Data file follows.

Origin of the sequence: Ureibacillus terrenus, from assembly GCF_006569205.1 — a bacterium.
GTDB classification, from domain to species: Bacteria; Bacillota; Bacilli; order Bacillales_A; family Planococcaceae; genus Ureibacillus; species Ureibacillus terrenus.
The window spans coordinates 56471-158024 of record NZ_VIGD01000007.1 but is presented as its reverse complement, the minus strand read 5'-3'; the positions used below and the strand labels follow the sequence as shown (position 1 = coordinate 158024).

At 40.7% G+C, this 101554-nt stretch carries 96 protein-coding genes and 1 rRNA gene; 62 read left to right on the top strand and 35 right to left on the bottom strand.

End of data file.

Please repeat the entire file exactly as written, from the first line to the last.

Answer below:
Origin of the sequence: Ureibacillus terrenus, from assembly GCF_006569205.1 — a bacterium.
GTDB classification, from domain to species: Bacteria; Bacillota; Bacilli; order Bacillales_A; family Planococcaceae; genus Ureibacillus; species Ureibacillus terrenus.
The window spans coordinates 56471-158024 of record NZ_VIGD01000007.1 but is presented as its reverse complement, the minus strand read 5'-3'; the positions used below and the strand labels follow the sequence as shown (position 1 = coordinate 158024).

At 40.7% G+C, this 101554-nt stretch carries 96 protein-coding genes and 1 rRNA gene; 62 read left to right on the top strand and 35 right to left on the bottom strand.